Oracle’s Critical Patch Update (CPU) for April 2017 contains 299 fixes, the highest number compared to previous CPUs.
More than half of the vulnerabilities could be remotely exploitable without authentication. 40 of the issues were rated Critical, and 25 had a CVSS score of 10.
Oracle Financial Services Applications was the most affected product, receiving fixes for 47 vulnerabilities this month, with 19 of them rated critical with a CVSS score of 10. Aditionally, 25 of the 47 vulnerabilities may be remotely exploitable without authentication, Oracle’s advisory reveals.
Released this week, Oracle latest CPU addressed vulnerabilities in 25 applications: MySQL and Retail Applications (39 fixes each), Fusion Middleware (31), Sun Systems Products Suite (21), PeopleSoft (16), Virtualization (15), Berkeley DB (14), Support Tools (13), E-Business Suite (11), Communications Applications (11), Java SE (8), Utilities Applications (7), Primavera Products Suite (7), Hospitality Applications (6), Commerce (3), Database Server (2), Enterprise Manager Grid Control (2), and Secure Backup, Hyperion, Supply Chain Products Suite, JD Edwards Products, Siebel CRM, Health Sciences Applications, and Insurance Applications (1 each).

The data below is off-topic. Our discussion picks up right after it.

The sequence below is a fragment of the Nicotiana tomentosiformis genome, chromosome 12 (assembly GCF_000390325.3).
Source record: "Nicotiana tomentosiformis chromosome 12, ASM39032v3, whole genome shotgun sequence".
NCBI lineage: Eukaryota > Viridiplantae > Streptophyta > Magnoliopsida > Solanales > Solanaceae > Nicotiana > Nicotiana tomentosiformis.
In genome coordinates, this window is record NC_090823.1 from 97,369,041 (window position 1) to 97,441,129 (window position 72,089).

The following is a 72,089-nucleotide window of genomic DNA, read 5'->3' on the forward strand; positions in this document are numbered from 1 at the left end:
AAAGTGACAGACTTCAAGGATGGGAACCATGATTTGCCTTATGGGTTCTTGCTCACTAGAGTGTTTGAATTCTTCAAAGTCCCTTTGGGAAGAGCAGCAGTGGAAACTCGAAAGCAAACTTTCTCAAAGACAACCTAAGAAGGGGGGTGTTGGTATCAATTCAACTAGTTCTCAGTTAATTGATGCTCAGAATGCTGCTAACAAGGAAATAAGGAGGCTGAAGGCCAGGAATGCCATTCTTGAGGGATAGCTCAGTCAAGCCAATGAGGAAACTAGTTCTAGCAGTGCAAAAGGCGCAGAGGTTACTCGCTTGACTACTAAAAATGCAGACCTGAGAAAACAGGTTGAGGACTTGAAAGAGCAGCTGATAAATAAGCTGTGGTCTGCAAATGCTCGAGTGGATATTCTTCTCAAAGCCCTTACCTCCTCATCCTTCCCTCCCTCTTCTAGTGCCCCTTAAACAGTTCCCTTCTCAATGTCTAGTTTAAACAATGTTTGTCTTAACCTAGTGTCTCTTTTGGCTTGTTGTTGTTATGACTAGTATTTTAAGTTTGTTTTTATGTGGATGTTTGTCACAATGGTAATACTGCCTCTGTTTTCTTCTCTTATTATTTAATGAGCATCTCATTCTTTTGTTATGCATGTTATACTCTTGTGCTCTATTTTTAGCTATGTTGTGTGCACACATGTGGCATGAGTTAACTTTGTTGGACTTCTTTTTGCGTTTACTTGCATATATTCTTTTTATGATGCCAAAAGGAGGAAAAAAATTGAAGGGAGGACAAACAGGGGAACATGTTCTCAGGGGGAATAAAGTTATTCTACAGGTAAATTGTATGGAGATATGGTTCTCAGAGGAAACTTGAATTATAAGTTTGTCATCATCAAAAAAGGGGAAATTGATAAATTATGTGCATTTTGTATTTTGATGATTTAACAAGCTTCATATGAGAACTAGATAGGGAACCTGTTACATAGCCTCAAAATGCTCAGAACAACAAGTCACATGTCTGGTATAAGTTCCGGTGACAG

The most important of the addressed issues are related to the Remote Code Execution flaw in Apache Struts 2 that was found last month to be exploited in the wild after someone published a proof-of-concept (PoC) exploit. Cisco and VMWare products were impacted as well.
Oracle addressed critical bugs in the Solaris component of Oracle Sun Systems Products Suite, MySQL Enterprise Monitor component of Oracle MySQL (Struts 2), Oracle FLEXCUBE Private Banking component of Oracle Financial Services Applications (Struts 2), Oracle Financial Services Asset Liability Management component of Oracle Financial Services Applications (Struts 2), and Oracle Financial Services Data Integration Hub component of Oracle Financial Services Applications (Struts 2).
Over the past several quarters, Oracle has been patching an increasingly higher number of vulnerabilities with each new CPU. With 276 patches, the July 2016 CPU was the first to include over 250 fixes, but the trend continued each quarter since, with 253 flaws addressed in October 2016, and 270 in January 2017.
The trend is expected to continue in the following quarters as well. However, as it usually happens with all software, this doesn’t mean the applications are becoming more vulnerable, but that the researcher community is getting better at finding security issues.